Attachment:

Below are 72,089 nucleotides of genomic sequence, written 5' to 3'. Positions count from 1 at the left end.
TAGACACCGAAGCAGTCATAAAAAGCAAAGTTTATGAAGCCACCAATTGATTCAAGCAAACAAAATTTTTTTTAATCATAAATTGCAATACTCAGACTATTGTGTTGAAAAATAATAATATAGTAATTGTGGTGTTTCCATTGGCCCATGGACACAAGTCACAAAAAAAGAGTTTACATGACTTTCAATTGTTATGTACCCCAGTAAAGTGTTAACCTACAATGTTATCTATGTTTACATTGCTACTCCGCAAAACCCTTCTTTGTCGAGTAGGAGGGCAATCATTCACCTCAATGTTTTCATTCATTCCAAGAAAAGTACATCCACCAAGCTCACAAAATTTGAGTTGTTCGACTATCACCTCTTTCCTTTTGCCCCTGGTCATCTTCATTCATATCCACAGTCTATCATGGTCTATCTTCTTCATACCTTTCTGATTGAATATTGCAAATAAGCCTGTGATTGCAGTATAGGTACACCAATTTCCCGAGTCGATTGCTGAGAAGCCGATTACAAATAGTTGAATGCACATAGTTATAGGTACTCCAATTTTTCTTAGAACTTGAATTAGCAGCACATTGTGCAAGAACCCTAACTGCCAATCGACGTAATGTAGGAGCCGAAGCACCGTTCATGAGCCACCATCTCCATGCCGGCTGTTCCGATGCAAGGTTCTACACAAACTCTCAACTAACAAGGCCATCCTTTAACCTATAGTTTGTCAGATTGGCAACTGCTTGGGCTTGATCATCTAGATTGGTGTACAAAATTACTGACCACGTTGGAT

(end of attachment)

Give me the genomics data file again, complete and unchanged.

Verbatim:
Below are 72,089 nucleotides of genomic sequence, written 5' to 3'. Positions count from 1 at the left end.
TAGACACCGAAGCAGTCATAAAAAGCAAAGTTTATGAAGCCACCAATTGATTCAAGCAAACAAAATTTTTTTTAATCATAAATTGCAATACTCAGACTATTGTGTTGAAAAATAATAATATAGTAATTGTGGTGTTTCCATTGGCCCATGGACACAAGTCACAAAAAAAGAGTTTACATGACTTTCAATTGTTATGTACCCCAGTAAAGTGTTAACCTACAATGTTATCTATGTTTACATTGCTACTCCGCAAAACCCTTCTTTGTCGAGTAGGAGGGCAATCATTCACCTCAATGTTTTCATTCATTCCAAGAAAAGTACATCCACCAAGCTCACAAAATTTGAGTTGTTCGACTATCACCTCTTTCCTTTTGCCCCTGGTCATCTTCATTCATATCCACAGTCTATCATGGTCTATCTTCTTCATACCTTTCTGATTGAATATTGCAAATAAGCCTGTGATTGCAGTATAGGTACACCAATTTCCCGAGTCGATTGCTGAGAAGCCGATTACAAATAGTTGAATGCACATAGTTATAGGTACTCCAATTTTTCTTAGAACTTGAATTAGCAGCACATTGTGCAAGAACCCTAACTGCCAATCGACGTAATGTAGGAGCCGAAGCACCGTTCATGAGCCACCATCTCCATGCCGGCTGTTCCGATGCAAGGTTCTACACAAACTCTCAACTAACAAGGCCATCCTTTAACCTATAGTTTGTCAGATTGGCAACTGCTTGGGCTTGATCATCTAGATTGGTGTACAAAATTACTGACCACGTTGGAT